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yeule - Glitch Princess Music Album Reviews

yeule - Glitch Princess Music Album Reviews
The pioneering second album from the London-based avant-pop artist is a darkly nuanced look at identity and technology, where personal disasters occur at the same scale as the actual apocalypse. 

One so-called Coachella Key NFT gives you and a guest access to the festival for one weekend a year, along with any and all virtual productions, forever. It’s a venture in line with artists’ recent investment in virtual reality as a result of the pandemic and companies’ efforts to stake their claim in the prospective riches of the metaverse. Each Coachella token sold for over $40,000, twisting the idea of an event pass intertwined with the holder’s life, death, and the in-between of virtual existence into techno-capitalist grotesquerie. Less interested in remedying the problems of the world we live in, we’re squeezing every drop of its resources to build a new one with the same failing structures, where we can escape to attend a concert in Fortnite or Minecraft while it withers.

In this sense, yeule is a kind of escape artist. The music of the London-based, Singapore-raised artist born Nat Ćmiel addresses how the promising idea of digital life can be just as stifling as real life. On their 2019 debut, Serotonin II, their songs billowed out of synth lines that droned like faraway planes, their beauty so complete that you could miss the terror of their own mind creeping in. Like Enya or Grimes circa Visions, yeule tested the power of a disembodied voice to both spook and seduce, singing alongside interludes that sounded like a hovering UFO or wind sweeping over nothingness. Every now and then the same beat resurfaced to remind you of their capability as a pop artist as opposed to just the creator of whispery and ambient digicore experiments. Its hypnotic, steady pulse distracted you from the fact that they sang about wanting to die.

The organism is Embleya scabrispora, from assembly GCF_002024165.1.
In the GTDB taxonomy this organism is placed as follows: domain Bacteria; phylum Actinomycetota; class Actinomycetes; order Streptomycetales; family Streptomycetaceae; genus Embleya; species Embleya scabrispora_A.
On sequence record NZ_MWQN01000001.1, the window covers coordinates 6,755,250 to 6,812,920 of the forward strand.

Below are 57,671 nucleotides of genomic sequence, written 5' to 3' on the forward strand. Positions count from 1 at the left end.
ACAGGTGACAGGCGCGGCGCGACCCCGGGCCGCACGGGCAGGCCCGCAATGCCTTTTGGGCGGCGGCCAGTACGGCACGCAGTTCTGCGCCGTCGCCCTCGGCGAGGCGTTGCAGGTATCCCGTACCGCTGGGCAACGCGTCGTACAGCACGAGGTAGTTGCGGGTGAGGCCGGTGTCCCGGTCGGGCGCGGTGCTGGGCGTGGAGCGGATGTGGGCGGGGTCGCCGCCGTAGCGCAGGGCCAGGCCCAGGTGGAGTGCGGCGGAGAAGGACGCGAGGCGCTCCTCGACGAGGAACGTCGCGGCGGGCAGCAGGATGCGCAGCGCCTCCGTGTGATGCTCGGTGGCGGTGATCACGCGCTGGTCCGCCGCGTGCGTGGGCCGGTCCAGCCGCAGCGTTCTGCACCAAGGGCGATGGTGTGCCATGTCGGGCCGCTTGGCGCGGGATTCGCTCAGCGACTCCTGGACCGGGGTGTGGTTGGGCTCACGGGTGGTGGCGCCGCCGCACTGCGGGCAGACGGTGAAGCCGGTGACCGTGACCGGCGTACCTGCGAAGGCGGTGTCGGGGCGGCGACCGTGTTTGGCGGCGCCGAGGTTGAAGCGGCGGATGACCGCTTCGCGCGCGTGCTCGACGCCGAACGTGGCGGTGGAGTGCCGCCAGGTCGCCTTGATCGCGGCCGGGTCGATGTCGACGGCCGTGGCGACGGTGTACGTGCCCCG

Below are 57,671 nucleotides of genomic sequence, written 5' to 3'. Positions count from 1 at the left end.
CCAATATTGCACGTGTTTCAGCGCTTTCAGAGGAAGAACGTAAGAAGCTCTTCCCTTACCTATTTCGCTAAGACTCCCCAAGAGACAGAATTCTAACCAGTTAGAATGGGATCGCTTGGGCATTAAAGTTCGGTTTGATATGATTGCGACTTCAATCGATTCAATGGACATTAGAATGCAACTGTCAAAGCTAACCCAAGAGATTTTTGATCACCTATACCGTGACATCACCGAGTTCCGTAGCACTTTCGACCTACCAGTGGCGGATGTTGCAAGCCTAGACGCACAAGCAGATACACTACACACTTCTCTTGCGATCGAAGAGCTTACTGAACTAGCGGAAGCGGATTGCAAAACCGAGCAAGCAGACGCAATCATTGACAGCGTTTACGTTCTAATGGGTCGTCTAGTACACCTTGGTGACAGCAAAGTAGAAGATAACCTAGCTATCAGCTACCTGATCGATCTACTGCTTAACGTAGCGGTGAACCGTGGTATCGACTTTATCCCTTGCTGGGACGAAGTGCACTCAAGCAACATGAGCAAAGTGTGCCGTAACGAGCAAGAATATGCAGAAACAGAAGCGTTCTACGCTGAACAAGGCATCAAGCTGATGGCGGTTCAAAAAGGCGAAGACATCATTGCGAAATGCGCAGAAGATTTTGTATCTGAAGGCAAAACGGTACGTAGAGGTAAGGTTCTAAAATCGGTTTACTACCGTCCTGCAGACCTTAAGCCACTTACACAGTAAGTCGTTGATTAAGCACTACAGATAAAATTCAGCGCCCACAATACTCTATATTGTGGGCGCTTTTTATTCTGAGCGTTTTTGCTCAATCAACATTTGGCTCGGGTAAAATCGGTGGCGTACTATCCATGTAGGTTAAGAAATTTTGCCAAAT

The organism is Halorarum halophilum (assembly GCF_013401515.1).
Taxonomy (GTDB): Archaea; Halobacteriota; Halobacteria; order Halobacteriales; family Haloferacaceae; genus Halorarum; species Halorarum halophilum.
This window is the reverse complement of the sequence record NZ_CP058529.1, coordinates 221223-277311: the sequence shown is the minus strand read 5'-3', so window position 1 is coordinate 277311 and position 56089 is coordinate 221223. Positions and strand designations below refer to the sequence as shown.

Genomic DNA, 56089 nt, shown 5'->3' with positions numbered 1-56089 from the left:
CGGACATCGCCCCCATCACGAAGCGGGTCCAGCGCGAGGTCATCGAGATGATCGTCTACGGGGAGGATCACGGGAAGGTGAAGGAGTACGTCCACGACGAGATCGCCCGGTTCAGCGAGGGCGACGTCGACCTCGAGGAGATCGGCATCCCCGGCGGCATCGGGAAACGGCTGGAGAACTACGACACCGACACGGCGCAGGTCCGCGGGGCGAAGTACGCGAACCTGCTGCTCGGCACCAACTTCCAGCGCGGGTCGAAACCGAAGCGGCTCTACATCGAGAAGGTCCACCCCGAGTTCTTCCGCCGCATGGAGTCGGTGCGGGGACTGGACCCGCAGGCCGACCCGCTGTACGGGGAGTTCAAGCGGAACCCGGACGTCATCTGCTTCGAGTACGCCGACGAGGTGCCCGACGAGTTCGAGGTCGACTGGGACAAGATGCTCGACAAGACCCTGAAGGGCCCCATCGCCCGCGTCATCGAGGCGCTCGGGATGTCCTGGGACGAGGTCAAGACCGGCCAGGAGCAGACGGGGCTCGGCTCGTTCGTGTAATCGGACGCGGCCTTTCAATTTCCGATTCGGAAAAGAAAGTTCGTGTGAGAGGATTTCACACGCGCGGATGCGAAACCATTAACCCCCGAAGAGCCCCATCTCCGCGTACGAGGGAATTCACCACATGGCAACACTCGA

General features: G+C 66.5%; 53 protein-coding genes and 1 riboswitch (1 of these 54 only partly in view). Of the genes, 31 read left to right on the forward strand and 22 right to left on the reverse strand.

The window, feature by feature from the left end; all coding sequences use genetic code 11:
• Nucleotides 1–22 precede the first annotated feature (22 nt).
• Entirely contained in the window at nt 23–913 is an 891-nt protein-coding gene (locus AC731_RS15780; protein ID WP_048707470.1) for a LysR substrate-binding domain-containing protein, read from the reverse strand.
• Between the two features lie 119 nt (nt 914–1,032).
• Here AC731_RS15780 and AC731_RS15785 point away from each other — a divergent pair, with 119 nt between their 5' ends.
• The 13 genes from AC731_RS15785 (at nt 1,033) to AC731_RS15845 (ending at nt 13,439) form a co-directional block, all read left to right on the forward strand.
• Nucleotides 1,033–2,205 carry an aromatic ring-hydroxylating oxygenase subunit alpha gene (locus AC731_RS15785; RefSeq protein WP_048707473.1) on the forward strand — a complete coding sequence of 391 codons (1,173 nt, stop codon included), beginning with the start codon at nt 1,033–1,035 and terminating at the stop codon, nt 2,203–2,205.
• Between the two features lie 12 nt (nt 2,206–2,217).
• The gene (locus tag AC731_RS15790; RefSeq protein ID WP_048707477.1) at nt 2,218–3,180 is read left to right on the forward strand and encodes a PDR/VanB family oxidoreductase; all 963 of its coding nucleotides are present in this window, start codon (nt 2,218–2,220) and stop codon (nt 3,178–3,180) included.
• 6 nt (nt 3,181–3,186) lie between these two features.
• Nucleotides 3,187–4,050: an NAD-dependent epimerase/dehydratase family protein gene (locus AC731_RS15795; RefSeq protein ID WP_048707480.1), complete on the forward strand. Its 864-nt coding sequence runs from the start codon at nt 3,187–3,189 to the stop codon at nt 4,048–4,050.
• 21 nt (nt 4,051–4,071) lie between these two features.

That overactive death drive persists on yeule’s second album, Glitch Princess, elevating relationship troubles into Shakespearean psycho-dramas backed by soundscapes massive enough to contain them. Layers of limping synths compete with pitched-up vocals that evoke a time that sounds like a technological cataclysm. They’ve mastered the language of self-erasure they practiced on Serotonin II, where bits of narrative implied “micro-deaths,” like a screen shutting off or spending a few hours anesthetized on drugs. Annihilation is a more desperate and unambiguous goal now: yeule details a physical desire to “burn out” of their body on “Eyes,” imagines themself hit by a train on “Friendly Machine,” and throughout the record considers being totally subsumed into someone else. They project their pain onto the vastness of cyberspace as if seeking advice from an oracle and listen back to the static of its reply, hopeful it can illuminate why life is so hard to live.

Despite all their references to wanting to be gone from the world, yeule the person is very present on Glitch Princess. The title of the opening track erases the line between their stage name, taken from the Final Fantasy video game series, and their given name: “My Name is Nat Ćmiel.” With their voice wavering like an A.I. attempting speech, they state their age (22) and a list of things they like: “I like pretty textures in sound, I like the way some music makes me feel, I like making up my own worlds.” A slow synthetic melody plays behind their words, hesitant and twinkling, as if to soundtrack a character that’s just coming to life. But even after presenting their most essential traits, yeule shows that merely knowing your own name is not necessarily enough to tether you to reality.